Blue Crab Lifecycle

Explore the lifecycle of one of the Chesapeake Bay's most iconic residents, the blue crab.


Mating: Blue crabs mate in the brackish waters of the Bay from May to October.

Egg: Female crabs carrying eggs (sponge crabs) migrate south and spawn in saltier waters near the mouth of the Bay.

Zoea: Tiny blue crab larvae (zoea) molt and grow as currents take them into coastal waters.

Megalopa: In their second larval stage (megalopa), the crabs are pushed back into the Bay and seek shelter in grass beds and marshes.

Juvenile: At 2mm wide, juvenile crabs resemble their adult form, molting several times over 12 to 18 months before they reach maturity.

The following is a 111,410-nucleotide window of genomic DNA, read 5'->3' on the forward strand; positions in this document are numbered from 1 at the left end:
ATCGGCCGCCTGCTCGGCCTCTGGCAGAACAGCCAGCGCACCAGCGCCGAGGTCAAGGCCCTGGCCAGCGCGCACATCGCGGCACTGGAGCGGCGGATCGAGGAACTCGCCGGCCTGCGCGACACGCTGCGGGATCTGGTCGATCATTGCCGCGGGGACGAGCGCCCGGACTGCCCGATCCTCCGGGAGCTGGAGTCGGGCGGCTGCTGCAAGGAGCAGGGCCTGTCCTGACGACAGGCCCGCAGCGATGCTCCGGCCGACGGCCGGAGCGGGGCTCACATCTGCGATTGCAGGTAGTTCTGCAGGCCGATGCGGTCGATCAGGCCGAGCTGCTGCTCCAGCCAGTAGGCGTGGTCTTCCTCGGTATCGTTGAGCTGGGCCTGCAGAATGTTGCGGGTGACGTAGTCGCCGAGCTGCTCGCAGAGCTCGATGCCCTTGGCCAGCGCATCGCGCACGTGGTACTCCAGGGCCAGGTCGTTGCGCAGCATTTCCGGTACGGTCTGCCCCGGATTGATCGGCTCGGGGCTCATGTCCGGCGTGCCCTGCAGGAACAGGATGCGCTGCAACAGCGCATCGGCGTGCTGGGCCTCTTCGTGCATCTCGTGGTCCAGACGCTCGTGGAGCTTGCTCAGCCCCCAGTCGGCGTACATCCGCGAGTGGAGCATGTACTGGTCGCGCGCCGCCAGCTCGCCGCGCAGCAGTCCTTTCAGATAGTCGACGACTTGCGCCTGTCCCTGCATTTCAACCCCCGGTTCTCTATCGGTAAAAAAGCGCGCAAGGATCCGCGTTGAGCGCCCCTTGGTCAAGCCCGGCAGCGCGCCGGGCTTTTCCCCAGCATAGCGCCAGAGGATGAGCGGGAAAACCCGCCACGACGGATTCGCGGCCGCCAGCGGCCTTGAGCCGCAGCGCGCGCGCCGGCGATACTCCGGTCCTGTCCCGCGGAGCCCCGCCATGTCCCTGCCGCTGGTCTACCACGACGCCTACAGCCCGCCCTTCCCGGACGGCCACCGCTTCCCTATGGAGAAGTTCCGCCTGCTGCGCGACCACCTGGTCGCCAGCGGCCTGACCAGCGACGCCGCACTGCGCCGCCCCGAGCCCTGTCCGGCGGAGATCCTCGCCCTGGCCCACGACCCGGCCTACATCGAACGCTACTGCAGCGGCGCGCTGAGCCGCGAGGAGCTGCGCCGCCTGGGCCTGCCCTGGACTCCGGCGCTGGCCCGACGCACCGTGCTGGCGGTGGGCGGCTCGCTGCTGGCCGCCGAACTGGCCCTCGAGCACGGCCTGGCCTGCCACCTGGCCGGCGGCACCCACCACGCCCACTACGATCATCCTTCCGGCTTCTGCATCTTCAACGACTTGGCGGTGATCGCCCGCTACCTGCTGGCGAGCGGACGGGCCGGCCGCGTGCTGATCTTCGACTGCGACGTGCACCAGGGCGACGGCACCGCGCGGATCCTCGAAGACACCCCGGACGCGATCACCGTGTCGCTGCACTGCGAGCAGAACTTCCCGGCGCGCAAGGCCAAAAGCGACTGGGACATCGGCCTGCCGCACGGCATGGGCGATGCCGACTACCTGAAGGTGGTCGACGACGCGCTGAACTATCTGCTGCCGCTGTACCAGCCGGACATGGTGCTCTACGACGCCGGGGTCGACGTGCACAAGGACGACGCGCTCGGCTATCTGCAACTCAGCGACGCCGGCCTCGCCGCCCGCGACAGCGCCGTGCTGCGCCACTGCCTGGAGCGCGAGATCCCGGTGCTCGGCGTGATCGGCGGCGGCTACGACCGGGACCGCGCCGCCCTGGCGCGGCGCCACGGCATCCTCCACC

Adult: The cycle begins again as males (jimmies) carry their mates (sooks) for protection as the sook completes a final molt, and the pair mates.

The Bay Needs You

The State of the Bay Report makes it clear that the Bay needs our support now more than ever. Your donation helps the Chesapeake Bay Foundation maintain our momentum toward a restored Bay, rivers, and streams for today and generations to come.

Donate Today

Stay Up-to-Date on Bay News

Want to stay up-to-date on all news and happenings in your region and across the Chesapeake watershed? Join our digital community.

Sign Up
This website uses cookies to tailor and enhance your online experience. By continuing, you are agreeing to our use of cookies. For more information, including details on how to disable cookies, please visit our Privacy Policy. Close